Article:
There may likely be more where this is coming from. Data center owners like Amazon, Microsoft, and Google have committed to ambitious climate goals while the latter has even committed to running on entirely carbon-free energy by 2030. Conveniently, areas with growing data center demand across San Francisco, Los Angeles, Reno, Albuquerque, and others happen to sit atop regions with plentiful geothermal resources. 

While traditional utilities and grids struggle to incorporate new sources of energy generation into their mix, these types of agreements are finding clever workarounds. Google pioneered the power purchase agreement (PPA) model in 2008, which allowed corporate entities to enter into long-term contracts with developers producing power on the same grids as their data centers. Since then, PPAs have contributed to 200GW of net new solar and wind capacity around the world. 

Future Geothermal Technologies

While enhanced geothermal systems seem likely to have a bright future in the United States, they do come with a few drawbacks. Notably, traditional and enhanced geothermal systems are “open loop,” meaning that net new water needs to constantly be added to the system as water naturally dissipates into the earth over time. One alternative is to develop a “closed loop” system, which circulates and heats fluid through sealed pipes. 

This would require more involved and complex engineering to accomplish, but, just as with enhanced geothermal, the technology for doing this has already been developed and proven out in the oil industry. A Calgary-based startup called Eavor developed just such a closed-loop system in the Alberta tar sands and is now taking the technology abroad to build the first 65 MW power plant of its kind in Germany.

Source: Eavor

The project broke ground in July 2023 and has plans to run two drill rigs in parallel, which will access geothermal heat 4.5 kilometers below ground. The project also announced in March 2024 that it has already drilled down to a depth of 7 kilometers at the site.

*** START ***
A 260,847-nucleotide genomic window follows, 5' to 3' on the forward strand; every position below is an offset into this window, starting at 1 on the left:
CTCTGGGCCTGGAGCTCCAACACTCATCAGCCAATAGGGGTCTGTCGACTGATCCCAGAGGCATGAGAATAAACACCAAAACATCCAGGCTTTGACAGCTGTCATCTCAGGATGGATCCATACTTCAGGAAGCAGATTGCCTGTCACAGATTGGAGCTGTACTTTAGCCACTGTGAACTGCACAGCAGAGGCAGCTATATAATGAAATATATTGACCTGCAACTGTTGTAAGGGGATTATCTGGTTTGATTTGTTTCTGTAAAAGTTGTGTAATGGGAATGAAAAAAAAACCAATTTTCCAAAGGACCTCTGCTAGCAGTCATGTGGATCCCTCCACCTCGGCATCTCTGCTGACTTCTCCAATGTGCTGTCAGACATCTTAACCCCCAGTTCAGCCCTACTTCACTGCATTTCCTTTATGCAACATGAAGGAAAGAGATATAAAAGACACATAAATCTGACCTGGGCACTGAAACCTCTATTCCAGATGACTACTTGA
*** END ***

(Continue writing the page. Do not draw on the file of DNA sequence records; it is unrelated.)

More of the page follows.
Sage Geosystems, another startup in the geothermal space, is developing yet another means of leveraging underground geothermal — energy storage. Using surplus energy from the grid, a Sage plant can force water underground for storage, and recover it to generate electricity in times of shortage. Its first plant, EarthStore, will be a 3MW system in Texas. 

One of the most technically exciting developments in geothermal, however, is the pursuit of wholly new drilling techniques to drill deeper than we ever have before. Drill bits fail at extreme temperatures and need to be replaced — a process that can take hours. By some estimates, only one-eighth of the time on a drill rig is time that the bit is actually grinding up earth. The other seven-eighths of the time is spent on extracting and replacing the drill. The deeper you go, the longer replacements take and the more expensive, and unproductive, drilling becomes. 

Instead of using mechanical tools to grind away at rock, a more cost-effective way to drill might be to use directed beams of energy to melt it. This technology is at the heart of a new startup called Quaise, which spun out of MIT’s Plasma Science and Fusion Center in 2018

Working on building fusion reactors in 2008, research engineer Paul Woskov realized that the devices he had been building to heat hydrogen into a state of plasma for fusion might find some other applications too. He conducted experiments, pointing gyrotrons, which directed microwaves into powerful beams, at rocks and found that he could melt basketball-sized holes through them. 

Source: MIT

Quaise, which has raised $95 million to date, on the back of Woskov’s discovery, believes it can use gyrotrons to bore holes up to 20 km in depth for a fraction of the cost of traditional drilling. Furthermore, the company believes it can drill to such a depth in only 100 days since no drill bits or tailings need to be removed from the borehole. The millimeter-microwave beam can work 24/7, vaporizing rock at a rate of 5 meters per hour. Once vaporized, the rock turns to ash and is channeled up to the surface as a gas.